1.4 Direction: East vs. West

This section has been started only because it is a common question. The information in the routing section shows that direction is basically a personal decision, however the weather may decide travel direction, depending on your duration and route.

Western Europe, Japan, and North America can be the most expensive part of your trip, and will change little compared to the rapid Westernization of Asia. Eastern Europe can be both one of the cheapest and most rapidly-changing parts of the world. Also, consider that if you miss some parts of Europe, they may be the easiest countries to return to, especially when you are older. However, do not base your trip on expenses alone, or you might let many once-in-a-lifetime opportunities pass you by.

"A major factor in deciding which direction you take can be the speed with which you plan to travel. If you are on a quick round-the-world trip, then going westward is important, because you do not have to keep getting up 'early' to catch the next plane. (I once had to go around in a week or so, and going westward made a tremendous difference.)" <Larry Cotter>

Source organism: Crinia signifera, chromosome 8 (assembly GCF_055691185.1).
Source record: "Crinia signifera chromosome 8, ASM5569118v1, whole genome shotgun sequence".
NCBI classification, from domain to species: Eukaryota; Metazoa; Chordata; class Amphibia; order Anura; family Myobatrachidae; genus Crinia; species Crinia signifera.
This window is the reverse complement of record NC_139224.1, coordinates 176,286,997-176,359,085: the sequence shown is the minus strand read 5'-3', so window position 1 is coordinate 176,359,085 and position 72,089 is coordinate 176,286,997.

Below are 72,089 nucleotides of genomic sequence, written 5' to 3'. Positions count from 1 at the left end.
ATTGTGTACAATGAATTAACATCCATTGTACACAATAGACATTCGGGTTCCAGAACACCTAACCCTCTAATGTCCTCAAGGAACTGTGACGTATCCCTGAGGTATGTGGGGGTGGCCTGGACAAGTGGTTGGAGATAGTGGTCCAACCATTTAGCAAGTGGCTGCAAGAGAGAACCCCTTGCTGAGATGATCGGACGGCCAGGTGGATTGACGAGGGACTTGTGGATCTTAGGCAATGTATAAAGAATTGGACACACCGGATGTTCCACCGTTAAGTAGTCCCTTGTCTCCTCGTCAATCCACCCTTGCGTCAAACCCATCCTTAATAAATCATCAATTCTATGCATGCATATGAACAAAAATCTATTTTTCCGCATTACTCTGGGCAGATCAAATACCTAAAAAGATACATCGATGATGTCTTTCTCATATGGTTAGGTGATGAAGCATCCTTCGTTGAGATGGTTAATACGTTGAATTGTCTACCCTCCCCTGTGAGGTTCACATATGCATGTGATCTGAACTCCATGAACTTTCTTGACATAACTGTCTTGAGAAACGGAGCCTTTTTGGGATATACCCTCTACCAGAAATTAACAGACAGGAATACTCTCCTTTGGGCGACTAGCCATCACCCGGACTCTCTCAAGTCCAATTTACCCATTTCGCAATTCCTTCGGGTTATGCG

"I found travelling west to be much easier as far as jet lag goes. For taking reasonable length flights, such as LA to Hawaii, or NZ to Australia, you end up adding 3 or 4 hours to your day. For most people, this is much less disruptive to sleep patterns than trying to go to sleep 4 hours earlier than usual. More noticeable for the longer flights, of course." <Dave Patton>

"Most European travellers start with Asia, and you may find you get on a bit of a track. We found it refreshing to be going the other way to most people, and it also leads to a more productive exchange of information." <Chris Finlayson>

"I am often asked why I started in Asia instead of Europe. The main reason was to arrive in Asia in good spirits and health, with plenty of cash. I felt that if I saw enough of Asia but had to leave due to unforseen circumstances (health, family, etc), then at least I would have met my goal. Asia helped me learn the most about myself and my culture by its sheer difference, which Europe could never do. I found Europe to be extremely expensive, and Asia had taught me to not spend good money in Europe that could last me 5-10 times longer in Asia. I was bored silly after my second day in Europe. I missed Asia terribly and had to drown my sorrows in Belgian chocolate." <Marc>

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